Canada Warns of 'Extremist Youth Gangs' in Germany

Violence in Germany
German riot police officers stand in the street during a protest against a Nazi demonstration, which was forbidden by authorities, in Hamburg's Schanzenviertel district on September 12. Fabian Bimmer/Reuters

A Canadian government website's warning to travelers that "extremist youth gangs are a threat" in Germany has prompted an angry response from several German politicians, reports Deutsche Welle.

The Canadian statement says the gangs pose a threat "particularly in some smaller urban areas and in parts of former East Germany." It says gang members "have been known to harass or attack individuals because of their race."

The website also advises Canadian travelers: "Demonstrations occur and have the potential to suddenly turn violent. Avoid all demonstrations and large gatherings, follow the advice of local authorities and monitor local media."

Further, the site warns of "a significant increase in the number of migrants and refugees entering Europe" and says, "The situation also heightens the potential for demonstrations that could turn violent without warning, particularly, at railway stations and other transportation hubs."

Germans have responded angrily to the official advice. The general secretary of the Christian Democrat party in Saxony, Michael Kretschmer, said the report "doesn't represent reality and is extremely harmful to the country's reputation," according to Deutsche Welle. The federal commissioner for tourism for the Social Democratic party, Iris Gleicke, branded the warning "excessive" even while admitting that "there truly is right extremism in both the east and the west, unfortunately more so in the east than the west."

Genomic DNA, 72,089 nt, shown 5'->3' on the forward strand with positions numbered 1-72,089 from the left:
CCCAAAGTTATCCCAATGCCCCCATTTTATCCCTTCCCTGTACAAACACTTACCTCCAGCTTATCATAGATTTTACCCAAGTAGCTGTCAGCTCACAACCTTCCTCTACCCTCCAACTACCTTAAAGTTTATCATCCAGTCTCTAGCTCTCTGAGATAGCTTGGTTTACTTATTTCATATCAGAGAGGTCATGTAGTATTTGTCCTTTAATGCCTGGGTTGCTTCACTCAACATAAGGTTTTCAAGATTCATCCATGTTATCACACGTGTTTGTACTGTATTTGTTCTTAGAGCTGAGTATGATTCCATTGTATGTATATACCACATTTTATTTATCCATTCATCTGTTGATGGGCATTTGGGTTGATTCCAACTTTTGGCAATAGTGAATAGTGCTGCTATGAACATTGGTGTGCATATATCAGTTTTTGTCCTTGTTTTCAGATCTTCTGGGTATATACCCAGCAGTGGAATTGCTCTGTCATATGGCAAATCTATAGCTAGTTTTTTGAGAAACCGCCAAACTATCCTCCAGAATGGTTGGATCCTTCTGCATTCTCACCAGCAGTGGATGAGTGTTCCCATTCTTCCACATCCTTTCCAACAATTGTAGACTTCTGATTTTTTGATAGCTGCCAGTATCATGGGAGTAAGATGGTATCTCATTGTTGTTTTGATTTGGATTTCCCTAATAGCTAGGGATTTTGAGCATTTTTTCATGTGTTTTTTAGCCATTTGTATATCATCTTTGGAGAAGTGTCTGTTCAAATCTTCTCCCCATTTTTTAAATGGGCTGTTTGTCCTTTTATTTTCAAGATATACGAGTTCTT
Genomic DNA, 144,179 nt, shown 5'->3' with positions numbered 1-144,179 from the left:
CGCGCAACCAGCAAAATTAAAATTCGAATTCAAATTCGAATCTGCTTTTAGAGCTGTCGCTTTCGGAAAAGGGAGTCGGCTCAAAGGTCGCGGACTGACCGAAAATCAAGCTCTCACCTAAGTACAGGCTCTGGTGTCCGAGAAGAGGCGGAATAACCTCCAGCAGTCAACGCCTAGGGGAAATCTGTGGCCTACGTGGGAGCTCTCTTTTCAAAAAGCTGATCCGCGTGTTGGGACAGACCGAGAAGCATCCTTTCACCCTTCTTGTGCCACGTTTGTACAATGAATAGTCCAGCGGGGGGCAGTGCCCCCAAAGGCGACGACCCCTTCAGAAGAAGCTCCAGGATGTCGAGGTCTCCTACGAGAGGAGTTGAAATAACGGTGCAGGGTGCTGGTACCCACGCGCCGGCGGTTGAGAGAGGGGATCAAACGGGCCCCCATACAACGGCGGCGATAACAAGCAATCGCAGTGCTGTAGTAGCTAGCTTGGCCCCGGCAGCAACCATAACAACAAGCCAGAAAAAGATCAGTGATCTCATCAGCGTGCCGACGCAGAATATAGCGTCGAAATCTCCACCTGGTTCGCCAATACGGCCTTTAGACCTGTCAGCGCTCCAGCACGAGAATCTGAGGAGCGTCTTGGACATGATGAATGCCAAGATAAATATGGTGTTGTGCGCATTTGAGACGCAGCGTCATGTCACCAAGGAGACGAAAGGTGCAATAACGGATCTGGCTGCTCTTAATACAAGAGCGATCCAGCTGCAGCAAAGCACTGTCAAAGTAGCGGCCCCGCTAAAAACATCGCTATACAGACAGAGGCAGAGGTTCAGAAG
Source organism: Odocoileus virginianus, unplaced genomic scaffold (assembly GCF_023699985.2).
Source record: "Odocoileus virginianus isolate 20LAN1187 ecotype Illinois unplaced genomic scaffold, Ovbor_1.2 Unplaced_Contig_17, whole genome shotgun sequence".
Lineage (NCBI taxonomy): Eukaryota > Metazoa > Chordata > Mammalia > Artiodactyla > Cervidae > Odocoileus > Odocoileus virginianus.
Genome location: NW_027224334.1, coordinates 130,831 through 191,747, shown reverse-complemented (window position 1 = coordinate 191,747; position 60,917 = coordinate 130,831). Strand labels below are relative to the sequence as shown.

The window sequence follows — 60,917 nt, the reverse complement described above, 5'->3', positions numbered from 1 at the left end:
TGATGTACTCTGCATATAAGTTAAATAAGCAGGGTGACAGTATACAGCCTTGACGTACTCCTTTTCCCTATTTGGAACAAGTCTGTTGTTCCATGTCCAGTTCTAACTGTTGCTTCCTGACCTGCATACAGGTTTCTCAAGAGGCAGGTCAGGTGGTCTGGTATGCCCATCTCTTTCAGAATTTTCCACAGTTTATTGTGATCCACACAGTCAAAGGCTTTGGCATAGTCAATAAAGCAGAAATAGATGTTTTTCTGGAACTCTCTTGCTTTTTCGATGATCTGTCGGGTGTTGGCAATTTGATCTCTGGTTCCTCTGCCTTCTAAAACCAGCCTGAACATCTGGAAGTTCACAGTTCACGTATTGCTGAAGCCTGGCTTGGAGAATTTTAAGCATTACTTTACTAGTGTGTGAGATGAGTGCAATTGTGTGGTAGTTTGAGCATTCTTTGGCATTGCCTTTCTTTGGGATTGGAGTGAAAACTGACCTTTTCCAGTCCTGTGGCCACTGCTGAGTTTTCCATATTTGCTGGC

The Canadian Embassy in Berlin told Deutsche Welle that the paragraph concerning the gangs was "under revision" and that the advice about eastern parts of Germany is from 2005. However, the website says the page for Germany was last updated on September 28 of this year.

Newsweek contacted the embassy for further comment, but has yet to hear back.

There has been an increase in both right-wing and left-wing attacks in Germany in the last few years, according to a July report published by Germany's Federal Office for the Protection of the Constitution, an agency of the Federal Ministry of the Interior. The number of attacks by right-wing extremists rose to 990 in 2014, marking a 23.6 percent increase since 2013. The number of xenophobic attacks reached 512 in 2014, a record.

An increase in left-wing violence was also recorded, and the report highlighted the violent protests that occurred during the opening of the new European Central Bank headquarters in Frankfurt, earlier this year.

A report published last week by the EU's Agency for Fundamental Rights disclosed that anti-Semitic crimes in Germany are at their highest level in five years, and that there have been more incidents of this nature in the country than in any other European Union state. There were 1,596 recorded hate crimes against Jewish people last year in Germany, the most since 2009.